There is no way to sugar coat it, I like food; all kinds of food. One the best things in the world is the aroma of something good being prepared in the kitchen. I’m the fat kid rapper 50 Cent talked about when he made the analogy, “Love you like a fat kid loves cake!” Now before you nitpickers start your anti-Renee campaign about why I am applauding stereotypes that plague the Plus community, let me be clear: I am HONEST not for your sake, but for my OWN. If you read on by the time you get to the end, it will all make sense and if it doesn’t, sue me.
For thirty years since I was born in 1980, I have been fat; not thick, curvy, voluptuous or any of those adjectives we try to tell ourselves to make it alright. I am and always have been FAT! In order for me to be able to seriously consider weight loss, I had to accept the word and apply it to myself.
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This is similar to an addict admitting they have an addiction in rehab. And no, I am not implying that being fat is similar to being a drug addict but it does have some “addictive” habits for some; me being one of those people. And let’s face it, as I stated in my intro, good food is almost heavenly, but do I want to book my first class flight to the pearly gates? Not at the moment.
Finding Out I Have PCOS
On January 22, 2010, I left my gynecologist office feeling as if the world was on the verge on collapsing around me. I stood on the digital scale and watched the numbers shoot up like it was going to stop at infinity. 371 pounds, the nurse uttered as she wrote notes on her chart and lead me to the gynecologist’s private office. I sat there waiting for her as I admired her plaques on the wall from NYU and other universities.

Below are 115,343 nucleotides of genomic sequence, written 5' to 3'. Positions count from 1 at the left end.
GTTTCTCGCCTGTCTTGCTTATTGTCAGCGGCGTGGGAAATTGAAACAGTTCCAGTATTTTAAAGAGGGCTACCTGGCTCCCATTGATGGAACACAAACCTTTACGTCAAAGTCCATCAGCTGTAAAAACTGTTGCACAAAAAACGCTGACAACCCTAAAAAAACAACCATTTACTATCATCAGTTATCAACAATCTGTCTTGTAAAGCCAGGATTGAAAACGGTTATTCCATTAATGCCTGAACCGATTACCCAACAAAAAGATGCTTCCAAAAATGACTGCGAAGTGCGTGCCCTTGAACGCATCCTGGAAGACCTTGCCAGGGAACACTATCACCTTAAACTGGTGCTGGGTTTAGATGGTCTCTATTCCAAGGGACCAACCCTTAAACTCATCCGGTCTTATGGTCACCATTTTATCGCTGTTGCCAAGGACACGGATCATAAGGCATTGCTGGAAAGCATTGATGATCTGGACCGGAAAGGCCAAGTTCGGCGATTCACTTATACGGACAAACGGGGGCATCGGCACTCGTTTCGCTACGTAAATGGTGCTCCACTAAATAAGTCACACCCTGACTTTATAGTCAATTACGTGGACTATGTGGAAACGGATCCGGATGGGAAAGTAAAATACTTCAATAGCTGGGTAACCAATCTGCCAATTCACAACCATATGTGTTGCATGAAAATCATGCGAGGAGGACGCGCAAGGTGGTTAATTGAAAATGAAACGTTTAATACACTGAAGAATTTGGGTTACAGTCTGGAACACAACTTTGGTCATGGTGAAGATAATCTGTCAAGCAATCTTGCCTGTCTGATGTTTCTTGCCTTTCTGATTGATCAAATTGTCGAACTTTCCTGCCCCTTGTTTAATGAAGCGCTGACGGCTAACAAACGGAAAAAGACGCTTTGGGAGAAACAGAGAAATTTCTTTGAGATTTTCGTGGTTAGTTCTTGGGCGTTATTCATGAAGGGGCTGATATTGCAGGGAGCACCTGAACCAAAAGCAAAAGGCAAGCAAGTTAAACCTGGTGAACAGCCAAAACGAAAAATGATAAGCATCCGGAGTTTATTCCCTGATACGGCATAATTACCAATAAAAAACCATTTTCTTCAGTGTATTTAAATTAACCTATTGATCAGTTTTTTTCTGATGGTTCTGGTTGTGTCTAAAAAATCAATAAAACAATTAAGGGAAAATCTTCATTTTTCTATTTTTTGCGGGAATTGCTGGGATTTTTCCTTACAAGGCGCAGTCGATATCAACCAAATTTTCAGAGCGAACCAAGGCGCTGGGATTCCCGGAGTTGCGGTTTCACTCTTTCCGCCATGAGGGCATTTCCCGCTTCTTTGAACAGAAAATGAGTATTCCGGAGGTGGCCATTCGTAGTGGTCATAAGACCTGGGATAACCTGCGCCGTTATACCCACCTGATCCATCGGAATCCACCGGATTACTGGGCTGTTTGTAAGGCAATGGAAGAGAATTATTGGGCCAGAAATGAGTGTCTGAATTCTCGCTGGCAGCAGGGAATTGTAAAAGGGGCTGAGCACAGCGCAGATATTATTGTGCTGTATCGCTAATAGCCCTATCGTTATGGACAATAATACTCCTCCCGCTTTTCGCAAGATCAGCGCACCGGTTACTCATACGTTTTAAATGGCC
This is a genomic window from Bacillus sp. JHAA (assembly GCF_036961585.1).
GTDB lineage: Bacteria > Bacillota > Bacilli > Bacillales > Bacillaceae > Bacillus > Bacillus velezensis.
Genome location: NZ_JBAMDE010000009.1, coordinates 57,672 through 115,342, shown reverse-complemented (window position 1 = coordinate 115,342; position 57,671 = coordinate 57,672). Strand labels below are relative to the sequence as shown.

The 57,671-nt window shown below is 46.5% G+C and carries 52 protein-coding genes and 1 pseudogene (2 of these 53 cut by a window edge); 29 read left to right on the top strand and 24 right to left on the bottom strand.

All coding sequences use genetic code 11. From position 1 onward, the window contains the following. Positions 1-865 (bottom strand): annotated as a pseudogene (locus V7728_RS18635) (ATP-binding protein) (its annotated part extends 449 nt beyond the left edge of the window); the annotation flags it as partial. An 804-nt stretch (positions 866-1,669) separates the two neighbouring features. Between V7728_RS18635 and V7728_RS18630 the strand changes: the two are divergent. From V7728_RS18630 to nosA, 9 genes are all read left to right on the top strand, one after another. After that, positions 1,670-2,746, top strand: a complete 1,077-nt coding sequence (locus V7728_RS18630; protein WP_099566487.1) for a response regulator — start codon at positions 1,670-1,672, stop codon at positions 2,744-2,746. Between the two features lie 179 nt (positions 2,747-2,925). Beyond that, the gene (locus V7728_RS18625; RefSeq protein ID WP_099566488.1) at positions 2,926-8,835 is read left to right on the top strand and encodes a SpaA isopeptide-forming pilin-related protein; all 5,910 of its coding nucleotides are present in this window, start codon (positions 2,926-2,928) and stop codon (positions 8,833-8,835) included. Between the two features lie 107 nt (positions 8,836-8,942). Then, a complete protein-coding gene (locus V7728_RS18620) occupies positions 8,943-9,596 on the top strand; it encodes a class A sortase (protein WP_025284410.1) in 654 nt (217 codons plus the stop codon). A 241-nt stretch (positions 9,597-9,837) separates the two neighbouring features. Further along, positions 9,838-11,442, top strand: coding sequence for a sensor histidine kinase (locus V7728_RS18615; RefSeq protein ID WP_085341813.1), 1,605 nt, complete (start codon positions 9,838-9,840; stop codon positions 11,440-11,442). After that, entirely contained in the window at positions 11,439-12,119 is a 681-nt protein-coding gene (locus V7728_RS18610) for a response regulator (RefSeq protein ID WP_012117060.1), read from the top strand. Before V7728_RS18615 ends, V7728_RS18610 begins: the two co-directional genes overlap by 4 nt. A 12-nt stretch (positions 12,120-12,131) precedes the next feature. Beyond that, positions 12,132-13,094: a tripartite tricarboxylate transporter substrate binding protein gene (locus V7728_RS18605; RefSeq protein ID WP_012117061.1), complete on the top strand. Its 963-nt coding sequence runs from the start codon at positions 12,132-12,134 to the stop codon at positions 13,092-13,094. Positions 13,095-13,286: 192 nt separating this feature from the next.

This Black woman has it together. I felt like I was in good hands like those All State commercials. As she walked in and greeted me for the first time, because this was my first time visiting this office since I changed gynecologists. She reviewed my blood work I took the liberty of bringing her, from my primary care doctor. Upon reviewing it and discussing my circumstances, she informed me that I may have PCOS (Polycystic Ovary Disease).
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This would explain why I have never been pregnant. “Ms. Jennings your weight is a significant factor in why you have this disease but we are going to do an ultrasound today and also send you for a sonogram to review the cysts on your ovaries.”
The tears began to roll down my face and bounce off my denim. A series of questions started coming out my mouth like I was Anderson Cooper on CNN. “Will I ever be able to have kids? How can I fix this? Will I need surgery? Is this curable?”
On What I Had to DO…
The bottom line that day was I had to lose weight.
There were no shortcuts on this one. As we went to the exam room to do the ultrasound, I stood on the digital scale again to confirm that I did weigh 371 pounds, as if seeing it the first time was some kind of joke and Ashton Kutcher was going to jump out and say, “You’ve been Punked!”